I would say: ‘Go find people to connect with who have type 1 too, they will understand better than anyone else’.

Never stop learning

It took me a long time to realise that keeping up with what is happening in Diabetes care can be really powerful. For many years I took no interest. I let my (then) British Diabetic Association (BDA) membership lapse and just carried on in exactly the same way for many, many years. Diabetes is complicated and I wish I had carried on learning constantly throughout the last few decades.  I think this is partly about ignoring my Diabetes; I don’t mean not looking after myself, but only caring about knowing enough to live.

I would say: ‘Never stop trying to learn more about Diabetes, it will help you to both improve the quality of your self-care but also make sure you know when treatments have improved as no one will necessarily seek you out to tell you’.

Almost everything is possible but some things are a bit harder than others

ward sisterI have never let my Diabetes get in the way but it can be a bit of a challenge. I remember people doubting that having a baby would be OK but it was, I remember a school of nursing telling me that they didn’t take people with Type 1 Diabetes for nurse training but someone else did and I remember working night shifts and wondering if I would cope but I did. Sometimes things are a bit harder than others but I have never let my Diabetes stop me from doing things I really wanted to do.

I would say: ‘Almost everything is possible but you might have to plan a little bit more than other people, perhaps less spontaneous but doable nonetheless’.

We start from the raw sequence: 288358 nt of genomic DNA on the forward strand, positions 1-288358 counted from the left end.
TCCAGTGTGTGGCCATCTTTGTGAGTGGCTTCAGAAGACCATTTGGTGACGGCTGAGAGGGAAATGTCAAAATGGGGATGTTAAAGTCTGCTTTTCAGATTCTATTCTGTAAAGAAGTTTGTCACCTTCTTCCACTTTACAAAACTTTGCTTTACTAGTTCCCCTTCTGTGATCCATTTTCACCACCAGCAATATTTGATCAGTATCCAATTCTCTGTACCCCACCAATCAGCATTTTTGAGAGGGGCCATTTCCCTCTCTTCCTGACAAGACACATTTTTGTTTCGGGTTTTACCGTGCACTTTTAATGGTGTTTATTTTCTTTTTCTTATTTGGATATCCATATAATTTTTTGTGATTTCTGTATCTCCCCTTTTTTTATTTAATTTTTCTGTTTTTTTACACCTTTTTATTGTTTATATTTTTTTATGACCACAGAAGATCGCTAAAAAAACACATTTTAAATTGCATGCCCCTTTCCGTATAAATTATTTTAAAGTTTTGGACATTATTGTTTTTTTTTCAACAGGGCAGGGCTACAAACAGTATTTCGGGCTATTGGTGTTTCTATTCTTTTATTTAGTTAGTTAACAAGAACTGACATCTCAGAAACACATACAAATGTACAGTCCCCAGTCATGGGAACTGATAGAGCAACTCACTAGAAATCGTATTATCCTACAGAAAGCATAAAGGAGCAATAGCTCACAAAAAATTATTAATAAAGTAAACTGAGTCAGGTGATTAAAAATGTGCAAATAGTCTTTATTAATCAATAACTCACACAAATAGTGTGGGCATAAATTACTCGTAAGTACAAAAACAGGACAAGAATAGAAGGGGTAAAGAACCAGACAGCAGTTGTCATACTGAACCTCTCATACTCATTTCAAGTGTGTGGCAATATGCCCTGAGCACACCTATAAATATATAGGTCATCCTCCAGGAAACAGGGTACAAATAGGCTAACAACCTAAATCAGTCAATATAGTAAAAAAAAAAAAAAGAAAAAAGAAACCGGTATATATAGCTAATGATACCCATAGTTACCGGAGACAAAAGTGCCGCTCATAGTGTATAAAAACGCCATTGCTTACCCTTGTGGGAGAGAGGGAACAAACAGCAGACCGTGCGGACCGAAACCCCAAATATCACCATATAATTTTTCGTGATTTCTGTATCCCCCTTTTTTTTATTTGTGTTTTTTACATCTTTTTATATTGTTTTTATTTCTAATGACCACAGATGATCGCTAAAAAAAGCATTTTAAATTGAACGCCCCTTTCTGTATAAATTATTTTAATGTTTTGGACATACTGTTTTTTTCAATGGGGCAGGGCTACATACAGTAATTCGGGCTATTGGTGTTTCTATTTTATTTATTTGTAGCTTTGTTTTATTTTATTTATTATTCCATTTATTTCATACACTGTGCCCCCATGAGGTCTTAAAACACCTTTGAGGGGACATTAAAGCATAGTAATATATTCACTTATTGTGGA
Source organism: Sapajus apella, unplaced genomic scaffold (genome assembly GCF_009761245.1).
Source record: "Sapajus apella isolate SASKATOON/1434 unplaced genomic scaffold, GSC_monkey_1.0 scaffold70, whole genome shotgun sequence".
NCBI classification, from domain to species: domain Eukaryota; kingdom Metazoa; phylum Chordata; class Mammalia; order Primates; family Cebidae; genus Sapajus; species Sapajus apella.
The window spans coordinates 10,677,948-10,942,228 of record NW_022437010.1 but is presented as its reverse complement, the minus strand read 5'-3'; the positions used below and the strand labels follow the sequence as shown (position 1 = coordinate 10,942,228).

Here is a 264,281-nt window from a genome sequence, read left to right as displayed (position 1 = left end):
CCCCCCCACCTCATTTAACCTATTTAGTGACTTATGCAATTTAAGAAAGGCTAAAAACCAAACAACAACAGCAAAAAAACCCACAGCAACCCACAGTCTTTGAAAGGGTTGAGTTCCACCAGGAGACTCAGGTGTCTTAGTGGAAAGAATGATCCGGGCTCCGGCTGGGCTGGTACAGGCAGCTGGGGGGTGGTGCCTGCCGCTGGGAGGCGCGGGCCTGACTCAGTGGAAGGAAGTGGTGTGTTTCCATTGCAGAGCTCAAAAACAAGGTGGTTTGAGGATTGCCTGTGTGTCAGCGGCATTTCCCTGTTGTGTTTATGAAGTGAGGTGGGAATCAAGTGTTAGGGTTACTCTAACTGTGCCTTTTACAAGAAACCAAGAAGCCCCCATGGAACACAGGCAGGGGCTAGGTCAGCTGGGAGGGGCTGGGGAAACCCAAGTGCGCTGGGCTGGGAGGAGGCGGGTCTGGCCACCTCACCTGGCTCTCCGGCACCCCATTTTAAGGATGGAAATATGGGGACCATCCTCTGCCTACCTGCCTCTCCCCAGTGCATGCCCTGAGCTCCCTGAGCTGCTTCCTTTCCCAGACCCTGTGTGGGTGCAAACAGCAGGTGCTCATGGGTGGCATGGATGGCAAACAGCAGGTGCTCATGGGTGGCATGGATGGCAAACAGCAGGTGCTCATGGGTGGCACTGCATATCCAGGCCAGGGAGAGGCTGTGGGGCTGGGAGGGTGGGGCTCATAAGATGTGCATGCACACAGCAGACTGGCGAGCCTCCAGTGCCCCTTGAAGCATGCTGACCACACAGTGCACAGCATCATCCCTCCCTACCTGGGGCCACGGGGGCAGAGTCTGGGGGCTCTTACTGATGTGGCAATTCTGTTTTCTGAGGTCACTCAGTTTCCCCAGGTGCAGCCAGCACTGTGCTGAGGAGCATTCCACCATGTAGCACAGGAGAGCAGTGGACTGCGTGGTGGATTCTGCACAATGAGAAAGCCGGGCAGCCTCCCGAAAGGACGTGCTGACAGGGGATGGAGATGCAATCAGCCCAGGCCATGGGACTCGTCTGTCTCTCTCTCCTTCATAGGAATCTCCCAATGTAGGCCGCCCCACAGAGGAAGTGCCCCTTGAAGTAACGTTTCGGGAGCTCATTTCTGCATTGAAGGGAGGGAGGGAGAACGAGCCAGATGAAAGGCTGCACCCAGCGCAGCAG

Ignoring it won’t mean it goes away

Finally I would tell myself that trying to ignore Diabetes and pretend it isn’t there doesn’t mean it will go away. I learnt too late that testing blood glucose is a good thing to do and to do it for me not for the doctor. It’s better to know what’s happening and I care more about it than anyone else. But then it’s easier these days – 5 seconds was unimaginable back in the late 70’s, we were still testing urine in test tubes then. Technology has improved our ability to feel in control without it being the centre of our lives; for this I am grateful.

I would say: ‘Test more and learn about your body. Ignoring it and doing the minimum isn’t the answer but you can be in control of Diabetes without it being in control of your life.

Finally, AnnieCoops, love, laugh and hug more. Diabetes doesn’t stop you doing any of those things :0)IMG_3687

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6 thoughts on “Dear anniecoops

  1. Really touched a chord in my heart with this Anne, you are an example of how good can come despite major obstacles

  2. You are unstopable Annie! Having heard you speak and following you by using social media I have learnt that you are a determined person who overcomes whatever comes to challenge. Long may it continue 😀